The International Tokyo Toy Show is often a good place to spot new gadgets and this year was no exception. On: Tech takes a look at a couple of toys showcased at the trade show this month, and some ideas of how technology can help educate children.
‘Pika-chu, pika-pi, pika-pika-chu’
Takara Tomy has transformed one of Japan’s most famous characters into a tiny pet robot. HelloPika is a pocket-sized toy that responds to speech with various actions that include nodding, shaking its head, lighting up at the cheeks and replying “pika-pika,” “pika-chu,” “pika-pi” and other “pika” words. Don’t expect to understand it — it won’t speak English or Japanese. But it will turn toward you when spoken to and has a “pika” answer for everything. It also laughs when tickled, snores when sleeping and can be clipped to pockets for those who don’t want to part with it.
HelloPika may not be the most useful toy, but it’s incredibly cute and at the International Tokyo Toy Show the Takara Tomy booth, visitors were quick to coo “kawaii” at a table full of them chattering away. It will be priced at ¥3,229, runs on two AAA batteries and will be released on Aug. 4, with planned launches in nine other countries, including Korea, China, Singapore and Thailand. “Pika” is, after all, a universal language — even if it doesn’t make much sense.
bit.ly/hellopika (Japanese only)
The kid-safe tablet
Sega Toys showcased its Magical Me Pad, a Disney collaboration, which will be launched on Aug. 9. Like a tablet, the Magical Me Pad has all kinds of functions — it offers games and quizzes, has face recognition, and its camera can be used to take and edit video. Perhaps more appealing to parents, though, is that it’s also a useful learning tool.
Sega Toys developed the Magical Me Pad with education goods publisher Gakken Plus, who provided the device’s Japanese to English dictionary and its vocabulary learning games, which monitor the user’s ability and adjusts difficulty levels accordingly. The Magical Me Pad also helps teach programming — a recently introduced compulsory subject at schools — by allowing the user to use Disney characters to simulate coding games.
Priced at ¥16,200, the Magical Me Pad is aimed at children aged 6 and above and runs on four AA batteries. Kids may be more attracted to the use of voice-recognition for its dictionary, which translates spoken words through the voices of Disney characters, or its video functions that will allow them to make YouTuber-like videos. The Magical Me Pad, however, is not internet enabled, so your kid’s data is kept safe unless you choose to export it via microSD. This makes it a good introduction to tablets, without the fear of accidentally coming across inappropriate online content.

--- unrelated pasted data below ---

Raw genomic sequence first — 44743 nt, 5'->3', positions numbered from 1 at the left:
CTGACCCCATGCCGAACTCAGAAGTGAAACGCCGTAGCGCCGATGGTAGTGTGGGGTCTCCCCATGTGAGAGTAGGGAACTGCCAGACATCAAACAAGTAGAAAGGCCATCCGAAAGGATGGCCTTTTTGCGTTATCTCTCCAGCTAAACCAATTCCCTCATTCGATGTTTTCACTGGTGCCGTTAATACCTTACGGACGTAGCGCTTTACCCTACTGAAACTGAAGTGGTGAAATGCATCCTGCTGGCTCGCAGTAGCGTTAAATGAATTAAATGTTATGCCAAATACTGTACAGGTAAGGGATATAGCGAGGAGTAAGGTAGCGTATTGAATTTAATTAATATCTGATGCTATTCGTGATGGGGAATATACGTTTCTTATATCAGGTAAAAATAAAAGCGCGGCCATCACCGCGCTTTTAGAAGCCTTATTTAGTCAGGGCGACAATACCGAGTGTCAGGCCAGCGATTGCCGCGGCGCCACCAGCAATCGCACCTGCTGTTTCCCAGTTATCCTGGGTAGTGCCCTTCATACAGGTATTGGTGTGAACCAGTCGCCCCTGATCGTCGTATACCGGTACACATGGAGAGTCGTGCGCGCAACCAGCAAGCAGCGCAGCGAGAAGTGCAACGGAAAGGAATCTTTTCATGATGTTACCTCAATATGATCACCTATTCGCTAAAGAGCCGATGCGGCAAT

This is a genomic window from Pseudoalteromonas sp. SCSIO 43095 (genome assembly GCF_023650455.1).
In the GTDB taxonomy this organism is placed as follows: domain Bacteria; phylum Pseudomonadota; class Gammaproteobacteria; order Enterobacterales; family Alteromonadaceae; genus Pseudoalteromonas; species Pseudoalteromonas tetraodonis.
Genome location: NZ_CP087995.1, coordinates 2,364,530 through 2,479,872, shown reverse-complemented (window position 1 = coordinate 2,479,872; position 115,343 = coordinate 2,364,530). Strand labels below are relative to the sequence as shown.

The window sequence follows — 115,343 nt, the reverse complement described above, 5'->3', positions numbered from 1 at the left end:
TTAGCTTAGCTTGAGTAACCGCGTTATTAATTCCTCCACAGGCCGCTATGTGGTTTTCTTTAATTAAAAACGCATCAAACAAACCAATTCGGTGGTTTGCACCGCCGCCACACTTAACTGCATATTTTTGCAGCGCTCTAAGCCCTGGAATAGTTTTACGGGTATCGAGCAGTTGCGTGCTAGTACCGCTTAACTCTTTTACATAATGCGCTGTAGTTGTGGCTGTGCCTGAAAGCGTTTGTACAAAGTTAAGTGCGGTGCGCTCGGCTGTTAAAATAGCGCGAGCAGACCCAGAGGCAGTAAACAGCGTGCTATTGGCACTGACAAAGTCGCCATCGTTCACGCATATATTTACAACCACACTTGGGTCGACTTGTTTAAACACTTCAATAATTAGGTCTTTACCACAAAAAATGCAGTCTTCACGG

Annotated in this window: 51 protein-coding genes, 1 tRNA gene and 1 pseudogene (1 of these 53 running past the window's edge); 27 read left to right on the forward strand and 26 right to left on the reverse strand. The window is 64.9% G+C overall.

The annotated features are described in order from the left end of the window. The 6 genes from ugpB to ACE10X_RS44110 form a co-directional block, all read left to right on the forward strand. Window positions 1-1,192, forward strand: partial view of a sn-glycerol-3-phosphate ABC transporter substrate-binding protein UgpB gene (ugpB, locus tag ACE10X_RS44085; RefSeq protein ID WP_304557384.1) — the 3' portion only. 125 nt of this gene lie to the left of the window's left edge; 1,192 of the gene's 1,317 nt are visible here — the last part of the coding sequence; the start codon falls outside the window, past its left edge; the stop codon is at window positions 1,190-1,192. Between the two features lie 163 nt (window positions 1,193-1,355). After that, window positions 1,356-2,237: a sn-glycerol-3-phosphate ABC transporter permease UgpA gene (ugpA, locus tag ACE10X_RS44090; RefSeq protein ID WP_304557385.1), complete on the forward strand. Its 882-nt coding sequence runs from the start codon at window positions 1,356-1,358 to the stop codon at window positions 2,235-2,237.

www.segatoys.co.jp/disney/magicalmepad (Japanese only)
Learning on the go and for free
While mobile study apps have become popular in Japan, educational services company EduLab, Inc. noticed that many of them are not only specifically aimed at older students studying for university entrance exams, but they also charge for their services.
Seeing a need to help younger learners, EduLab has released Study Gear, a free app offering compact lessons for primary and younger junior high school students. Subjects covered are Japanese, mathematics, society, science and English, all of which can be learned via short animations.
The one to 2½ minute videos are made by the One Media video production company, while publishing house Obunsha provide the topics and educational information. As a bonus to using the app, children can also rack up NTT Docomo loyalty points for their parents each time they complete lessons.
There are currently 500 video lessons available on both iOS and Android versions of Study Gear, and EduLab, Inc. aims to increase this to 3,000 within the next year.